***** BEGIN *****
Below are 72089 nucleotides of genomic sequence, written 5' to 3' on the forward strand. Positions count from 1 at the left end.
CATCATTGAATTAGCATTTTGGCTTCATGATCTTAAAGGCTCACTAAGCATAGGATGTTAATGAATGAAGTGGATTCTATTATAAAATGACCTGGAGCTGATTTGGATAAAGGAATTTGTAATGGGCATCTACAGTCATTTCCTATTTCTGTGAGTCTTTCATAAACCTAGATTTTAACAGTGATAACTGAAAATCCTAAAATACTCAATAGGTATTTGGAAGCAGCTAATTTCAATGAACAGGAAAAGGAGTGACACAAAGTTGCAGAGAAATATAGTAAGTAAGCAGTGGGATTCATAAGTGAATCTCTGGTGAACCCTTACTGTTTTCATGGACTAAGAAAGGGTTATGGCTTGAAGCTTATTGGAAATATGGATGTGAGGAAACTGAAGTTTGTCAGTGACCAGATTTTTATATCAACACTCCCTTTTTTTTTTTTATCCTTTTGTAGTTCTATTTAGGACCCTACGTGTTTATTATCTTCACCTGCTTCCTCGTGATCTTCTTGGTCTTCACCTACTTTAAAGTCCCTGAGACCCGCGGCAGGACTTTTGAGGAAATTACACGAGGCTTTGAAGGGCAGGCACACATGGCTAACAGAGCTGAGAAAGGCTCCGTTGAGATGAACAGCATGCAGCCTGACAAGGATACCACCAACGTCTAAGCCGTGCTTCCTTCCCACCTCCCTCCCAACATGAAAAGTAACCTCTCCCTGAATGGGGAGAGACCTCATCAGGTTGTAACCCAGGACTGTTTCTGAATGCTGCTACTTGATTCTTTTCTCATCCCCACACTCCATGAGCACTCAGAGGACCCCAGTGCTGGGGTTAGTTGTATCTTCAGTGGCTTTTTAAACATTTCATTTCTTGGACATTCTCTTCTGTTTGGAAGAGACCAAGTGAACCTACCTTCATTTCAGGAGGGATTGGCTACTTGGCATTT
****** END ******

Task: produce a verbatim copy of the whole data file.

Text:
Below are 72089 nucleotides of genomic sequence, written 5' to 3' on the forward strand. Positions count from 1 at the left end.
CATCATTGAATTAGCATTTTGGCTTCATGATCTTAAAGGCTCACTAAGCATAGGATGTTAATGAATGAAGTGGATTCTATTATAAAATGACCTGGAGCTGATTTGGATAAAGGAATTTGTAATGGGCATCTACAGTCATTTCCTATTTCTGTGAGTCTTTCATAAACCTAGATTTTAACAGTGATAACTGAAAATCCTAAAATACTCAATAGGTATTTGGAAGCAGCTAATTTCAATGAACAGGAAAAGGAGTGACACAAAGTTGCAGAGAAATATAGTAAGTAAGCAGTGGGATTCATAAGTGAATCTCTGGTGAACCCTTACTGTTTTCATGGACTAAGAAAGGGTTATGGCTTGAAGCTTATTGGAAATATGGATGTGAGGAAACTGAAGTTTGTCAGTGACCAGATTTTTATATCAACACTCCCTTTTTTTTTTTTATCCTTTTGTAGTTCTATTTAGGACCCTACGTGTTTATTATCTTCACCTGCTTCCTCGTGATCTTCTTGGTCTTCACCTACTTTAAAGTCCCTGAGACCCGCGGCAGGACTTTTGAGGAAATTACACGAGGCTTTGAAGGGCAGGCACACATGGCTAACAGAGCTGAGAAAGGCTCCGTTGAGATGAACAGCATGCAGCCTGACAAGGATACCACCAACGTCTAAGCCGTGCTTCCTTCCCACCTCCCTCCCAACATGAAAAGTAACCTCTCCCTGAATGGGGAGAGACCTCATCAGGTTGTAACCCAGGACTGTTTCTGAATGCTGCTACTTGATTCTTTTCTCATCCCCACACTCCATGAGCACTCAGAGGACCCCAGTGCTGGGGTTAGTTGTATCTTCAGTGGCTTTTTAAACATTTCATTTCTTGGACATTCTCTTCTGTTTGGAAGAGACCAAGTGAACCTACCTTCATTTCAGGAGGGATTGGCTACTTGGCATTT